Tracy Drier wants to increase interest in scientific glassblowing as a career choice by demonstrating the precision and artistry involved in constructing these delicate, almost ice-like glass instruments.
UW-Madison researchers realized that a one-vat, multiple-component approach — similar to a chemist's one-pot approach when synthesizing molecules — would be more practical than multiple reservoirs with different materials in 3D printing.
Five UW–Madison professors have earned prestigious awards from the American Chemical Society — the largest scientific society in the world. Three will be honored at the ACS National Meeting, and two will deliver awards addresses at the Arthur C. Cope Symposium.
Matt Bowman has guided some 3,500 students through the demanding course of organic chemistry — a requirement for many majors. His warmness, energy and humor have won him fans.
Chemists at the University of Wisconsin–Madison are studying how our past, present and future climates are affected by a complex aerosol made up of seawater, air and bits of organic matter from the organisms that call the ocean home.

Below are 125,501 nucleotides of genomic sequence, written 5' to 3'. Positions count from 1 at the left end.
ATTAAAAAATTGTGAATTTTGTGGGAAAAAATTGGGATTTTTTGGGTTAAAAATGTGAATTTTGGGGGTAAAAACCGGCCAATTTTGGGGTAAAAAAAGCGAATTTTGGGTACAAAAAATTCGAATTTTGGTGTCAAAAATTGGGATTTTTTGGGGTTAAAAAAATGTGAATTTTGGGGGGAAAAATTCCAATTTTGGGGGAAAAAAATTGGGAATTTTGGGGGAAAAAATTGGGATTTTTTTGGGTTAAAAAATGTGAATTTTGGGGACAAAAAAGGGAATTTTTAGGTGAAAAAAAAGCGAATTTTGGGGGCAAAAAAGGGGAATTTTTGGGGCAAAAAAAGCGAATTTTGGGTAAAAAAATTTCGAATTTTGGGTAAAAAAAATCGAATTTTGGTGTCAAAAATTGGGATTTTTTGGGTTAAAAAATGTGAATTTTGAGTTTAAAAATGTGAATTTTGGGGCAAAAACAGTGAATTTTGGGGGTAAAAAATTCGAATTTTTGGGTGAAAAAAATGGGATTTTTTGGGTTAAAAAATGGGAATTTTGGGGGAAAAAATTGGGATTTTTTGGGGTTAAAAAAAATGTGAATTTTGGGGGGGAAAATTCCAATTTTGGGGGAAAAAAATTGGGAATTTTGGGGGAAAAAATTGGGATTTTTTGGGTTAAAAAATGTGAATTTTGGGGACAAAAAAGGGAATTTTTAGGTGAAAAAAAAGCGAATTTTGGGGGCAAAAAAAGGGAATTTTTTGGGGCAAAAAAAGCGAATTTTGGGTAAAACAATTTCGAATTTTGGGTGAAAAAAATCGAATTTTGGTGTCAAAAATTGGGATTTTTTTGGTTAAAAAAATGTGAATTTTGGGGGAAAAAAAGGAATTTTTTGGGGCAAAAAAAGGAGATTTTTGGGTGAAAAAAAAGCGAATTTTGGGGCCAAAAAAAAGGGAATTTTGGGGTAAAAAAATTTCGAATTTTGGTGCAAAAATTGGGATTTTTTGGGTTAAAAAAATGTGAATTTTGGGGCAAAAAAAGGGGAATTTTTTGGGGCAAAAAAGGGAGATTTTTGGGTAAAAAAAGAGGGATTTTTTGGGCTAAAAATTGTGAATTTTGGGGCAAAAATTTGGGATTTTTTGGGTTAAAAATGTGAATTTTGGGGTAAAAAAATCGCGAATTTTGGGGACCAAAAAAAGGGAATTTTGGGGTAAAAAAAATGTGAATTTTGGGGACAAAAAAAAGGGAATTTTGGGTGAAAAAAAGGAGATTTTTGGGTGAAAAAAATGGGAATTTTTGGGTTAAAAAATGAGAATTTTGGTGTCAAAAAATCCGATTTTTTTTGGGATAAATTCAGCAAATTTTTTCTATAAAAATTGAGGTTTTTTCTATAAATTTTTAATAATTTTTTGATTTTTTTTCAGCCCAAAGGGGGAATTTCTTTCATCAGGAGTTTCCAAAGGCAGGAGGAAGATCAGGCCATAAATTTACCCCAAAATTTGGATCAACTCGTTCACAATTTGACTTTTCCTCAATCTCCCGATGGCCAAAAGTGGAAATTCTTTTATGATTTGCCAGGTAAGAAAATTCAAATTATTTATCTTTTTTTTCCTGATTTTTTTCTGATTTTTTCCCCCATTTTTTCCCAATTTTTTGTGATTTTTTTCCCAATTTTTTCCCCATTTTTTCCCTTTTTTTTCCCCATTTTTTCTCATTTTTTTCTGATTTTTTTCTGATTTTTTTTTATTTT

UW-Madison researchers have described initial steps toward achieving chemistries that encode information in a variety of conditions that might mimic the environment of prehistoric Earth.
A UW–Madison researcher has succeeded in creating an array of colorful thin diamond films, which will help explore light-powered chemical reactions catalyzed by diamond.
The technology Professor Song Jin is advancing – unifying solar electricity generation with storage – could first be used in off-grid, standalone energy systems.
With the start of construction on a $133 million chemistry tower and other renovations, students — as well as faculty and other researchers — will gain access to updated teaching and laboratory spaces to accommodate the next generation of chemical education and research.
Disappearing packing peanuts, floating mugs, color-changing solutions and skewered balloons captivated a room full of elementary students and their teachers in the style of a magic show.
UW-Madison researchers are pushing for a broader understanding of solvents used to convert non-food biomass to biofuels and bioproducts, which would help them to optimize biomass conversion reactions.
The current chemistry faculty is linked to the founders of modern chemistry in a 200+ year-old "chemical genealogy" laid out in three posters in the Chemistry Building.